By Fredrick P. Niemann, Esq. of Hanlon Niemann Wright, a NJ Medicaid Attorney and Law Firm
New Jersey Medicaid laws are tough, especially as relates to the financial responsibility of spouses to financially support each other should one spouse get sick. There are published cases and a statute commonly cited that mandates that a spouse must pay for the necessities of the other (doctrine of necessities). So does that mean a spouse has to pay the $12,000 a month nursing home bill of their failing spouse? Generally speaking, the answer is yes but if you read my website on Medicaid strategies for long term care, you’ll see that there are many available strategies to minimize the devastating outcome. Another strategy that is seldom used (I’ve used it successfully several times) is called “Just Say No”, or “Spousal Refusal to Support”. Under federal law 42 USC §1996R-5(3)3 if the community spouse simply refuses to pay for the nursing home care of the ill spouse, New Jersey cannot consider the assets of the community spouse in determining the Medicaid eligibility of the nursing home spouse. While, what I just told seems fairly straightforward and simple, it’s not. There are a number of additional conditions and substantive/procedural legal requirements that must be followed but the bottom line is the strategy is legal and effective. New Jersey and other states hate it but when challenged (and I’ve done it) by way of threatened appeal and sanctions under federal law (specifically a 1983 Civil Rights lawsuit), New Jersey and other states will often consider the law and grant approval. New Jersey will then have to pursue a civil collection action against the community spouse for the support of the nursing home spouse but the nursing home spouse is immediately eligible for Medicaid and will be subject to the Medicaid reimbursement rate rather than the private pay rate. So even if the state pursues collection (often doubtful, especially for out of state spouses) and is successful (which is no certainty) the amount due the state will still be lower had the family not gone through the process.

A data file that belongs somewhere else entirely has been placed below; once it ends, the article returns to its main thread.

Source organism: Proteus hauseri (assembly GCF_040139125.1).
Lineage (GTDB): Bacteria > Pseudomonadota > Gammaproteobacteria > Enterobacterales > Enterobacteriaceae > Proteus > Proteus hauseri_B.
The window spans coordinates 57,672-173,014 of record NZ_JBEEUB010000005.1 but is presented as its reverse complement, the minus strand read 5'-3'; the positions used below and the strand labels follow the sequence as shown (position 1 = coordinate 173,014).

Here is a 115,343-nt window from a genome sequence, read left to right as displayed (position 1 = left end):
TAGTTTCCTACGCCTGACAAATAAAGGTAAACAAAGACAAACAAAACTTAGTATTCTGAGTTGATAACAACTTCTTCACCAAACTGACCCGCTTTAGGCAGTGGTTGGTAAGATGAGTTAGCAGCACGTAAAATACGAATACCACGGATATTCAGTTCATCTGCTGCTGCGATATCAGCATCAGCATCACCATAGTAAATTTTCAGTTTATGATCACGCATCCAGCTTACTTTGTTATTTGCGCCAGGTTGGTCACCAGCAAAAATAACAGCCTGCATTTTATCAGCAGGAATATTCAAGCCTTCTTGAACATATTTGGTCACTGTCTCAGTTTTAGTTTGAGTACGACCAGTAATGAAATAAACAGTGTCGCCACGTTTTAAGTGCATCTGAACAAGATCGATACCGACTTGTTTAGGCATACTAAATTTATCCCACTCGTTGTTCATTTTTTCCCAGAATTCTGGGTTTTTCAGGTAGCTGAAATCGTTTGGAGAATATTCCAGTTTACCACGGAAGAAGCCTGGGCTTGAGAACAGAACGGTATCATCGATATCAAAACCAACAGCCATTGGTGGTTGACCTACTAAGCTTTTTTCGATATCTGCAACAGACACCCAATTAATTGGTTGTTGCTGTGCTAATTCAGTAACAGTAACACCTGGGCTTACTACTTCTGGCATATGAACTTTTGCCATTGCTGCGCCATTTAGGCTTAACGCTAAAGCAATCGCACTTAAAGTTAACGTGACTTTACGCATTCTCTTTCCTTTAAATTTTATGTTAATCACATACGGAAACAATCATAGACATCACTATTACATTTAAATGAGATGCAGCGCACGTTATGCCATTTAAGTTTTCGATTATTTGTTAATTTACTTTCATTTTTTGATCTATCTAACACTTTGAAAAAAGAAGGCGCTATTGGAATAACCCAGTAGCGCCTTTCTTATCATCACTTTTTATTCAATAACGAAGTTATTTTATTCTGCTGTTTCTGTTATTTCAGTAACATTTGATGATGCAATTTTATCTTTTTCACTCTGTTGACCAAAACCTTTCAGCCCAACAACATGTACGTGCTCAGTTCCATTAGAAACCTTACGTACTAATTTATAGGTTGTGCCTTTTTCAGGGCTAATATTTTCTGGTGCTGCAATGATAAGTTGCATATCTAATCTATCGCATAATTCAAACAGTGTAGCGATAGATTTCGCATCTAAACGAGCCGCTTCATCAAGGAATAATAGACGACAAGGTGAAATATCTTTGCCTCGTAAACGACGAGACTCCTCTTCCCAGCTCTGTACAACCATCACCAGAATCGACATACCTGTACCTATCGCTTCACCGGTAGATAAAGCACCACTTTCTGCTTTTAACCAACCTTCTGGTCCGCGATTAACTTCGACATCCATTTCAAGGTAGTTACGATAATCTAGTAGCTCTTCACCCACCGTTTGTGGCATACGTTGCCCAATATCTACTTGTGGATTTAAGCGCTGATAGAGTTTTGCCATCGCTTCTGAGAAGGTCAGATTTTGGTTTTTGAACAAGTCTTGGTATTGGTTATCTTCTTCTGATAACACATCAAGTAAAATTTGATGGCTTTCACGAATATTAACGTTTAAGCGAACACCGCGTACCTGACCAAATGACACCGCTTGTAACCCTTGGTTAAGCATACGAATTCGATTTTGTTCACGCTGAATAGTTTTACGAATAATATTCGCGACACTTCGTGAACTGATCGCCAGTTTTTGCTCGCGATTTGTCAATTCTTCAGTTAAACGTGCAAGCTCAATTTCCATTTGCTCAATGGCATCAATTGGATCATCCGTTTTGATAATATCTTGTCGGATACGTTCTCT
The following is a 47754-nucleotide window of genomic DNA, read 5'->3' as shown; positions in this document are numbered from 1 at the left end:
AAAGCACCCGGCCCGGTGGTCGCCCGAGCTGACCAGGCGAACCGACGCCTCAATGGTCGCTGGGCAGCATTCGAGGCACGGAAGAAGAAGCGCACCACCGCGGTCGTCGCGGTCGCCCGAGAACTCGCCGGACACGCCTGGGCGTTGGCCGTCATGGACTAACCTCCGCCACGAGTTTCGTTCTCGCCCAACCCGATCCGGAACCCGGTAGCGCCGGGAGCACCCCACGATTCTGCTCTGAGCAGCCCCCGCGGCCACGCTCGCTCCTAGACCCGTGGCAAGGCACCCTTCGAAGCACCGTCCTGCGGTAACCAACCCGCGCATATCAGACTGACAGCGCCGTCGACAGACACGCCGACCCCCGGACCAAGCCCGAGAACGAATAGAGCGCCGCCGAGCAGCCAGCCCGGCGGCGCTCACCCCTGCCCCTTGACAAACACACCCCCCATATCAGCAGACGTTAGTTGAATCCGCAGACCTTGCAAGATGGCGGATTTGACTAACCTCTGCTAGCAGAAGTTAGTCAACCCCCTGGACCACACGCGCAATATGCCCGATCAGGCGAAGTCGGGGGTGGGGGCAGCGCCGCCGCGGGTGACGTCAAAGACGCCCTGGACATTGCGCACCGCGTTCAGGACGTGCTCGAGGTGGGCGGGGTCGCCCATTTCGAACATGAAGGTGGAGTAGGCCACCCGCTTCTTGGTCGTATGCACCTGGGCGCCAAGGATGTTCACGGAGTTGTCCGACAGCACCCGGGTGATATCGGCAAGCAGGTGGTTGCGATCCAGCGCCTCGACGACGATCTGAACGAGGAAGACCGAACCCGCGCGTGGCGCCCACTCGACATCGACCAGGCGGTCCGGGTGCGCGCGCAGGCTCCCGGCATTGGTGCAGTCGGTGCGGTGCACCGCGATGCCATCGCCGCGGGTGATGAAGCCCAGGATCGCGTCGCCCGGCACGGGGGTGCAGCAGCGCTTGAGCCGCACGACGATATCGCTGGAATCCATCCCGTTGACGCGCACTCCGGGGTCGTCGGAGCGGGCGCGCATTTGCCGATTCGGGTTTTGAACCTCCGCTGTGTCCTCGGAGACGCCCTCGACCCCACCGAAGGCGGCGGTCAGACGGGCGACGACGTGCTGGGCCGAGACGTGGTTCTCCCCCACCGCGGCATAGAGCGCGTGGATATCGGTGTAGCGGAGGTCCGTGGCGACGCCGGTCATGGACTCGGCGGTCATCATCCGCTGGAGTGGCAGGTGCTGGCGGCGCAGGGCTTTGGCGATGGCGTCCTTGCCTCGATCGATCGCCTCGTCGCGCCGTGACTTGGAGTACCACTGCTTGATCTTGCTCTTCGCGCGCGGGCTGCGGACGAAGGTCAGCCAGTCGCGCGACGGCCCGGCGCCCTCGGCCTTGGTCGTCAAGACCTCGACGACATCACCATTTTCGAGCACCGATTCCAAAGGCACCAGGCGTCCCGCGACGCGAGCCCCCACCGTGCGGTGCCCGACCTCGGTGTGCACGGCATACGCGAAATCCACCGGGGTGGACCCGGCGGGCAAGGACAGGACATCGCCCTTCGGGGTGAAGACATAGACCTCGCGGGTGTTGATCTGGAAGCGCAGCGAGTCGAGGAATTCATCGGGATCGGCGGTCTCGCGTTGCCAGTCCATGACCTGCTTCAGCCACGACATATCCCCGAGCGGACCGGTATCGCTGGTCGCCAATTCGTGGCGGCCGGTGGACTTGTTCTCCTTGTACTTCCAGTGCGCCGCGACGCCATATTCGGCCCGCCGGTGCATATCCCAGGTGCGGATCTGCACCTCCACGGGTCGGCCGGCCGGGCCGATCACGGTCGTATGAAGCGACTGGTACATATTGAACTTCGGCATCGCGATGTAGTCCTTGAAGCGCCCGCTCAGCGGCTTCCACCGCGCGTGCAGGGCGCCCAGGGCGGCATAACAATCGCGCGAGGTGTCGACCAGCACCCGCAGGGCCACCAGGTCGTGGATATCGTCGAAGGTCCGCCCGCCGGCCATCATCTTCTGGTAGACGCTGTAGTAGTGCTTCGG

Contact Fredrick P. Niemann, Esq. today with any questions you may have concerning NJ Medicaid. He can be reached toll-free at (855) 376-5291 or by email at email@example.com. We look forward to hearing from you.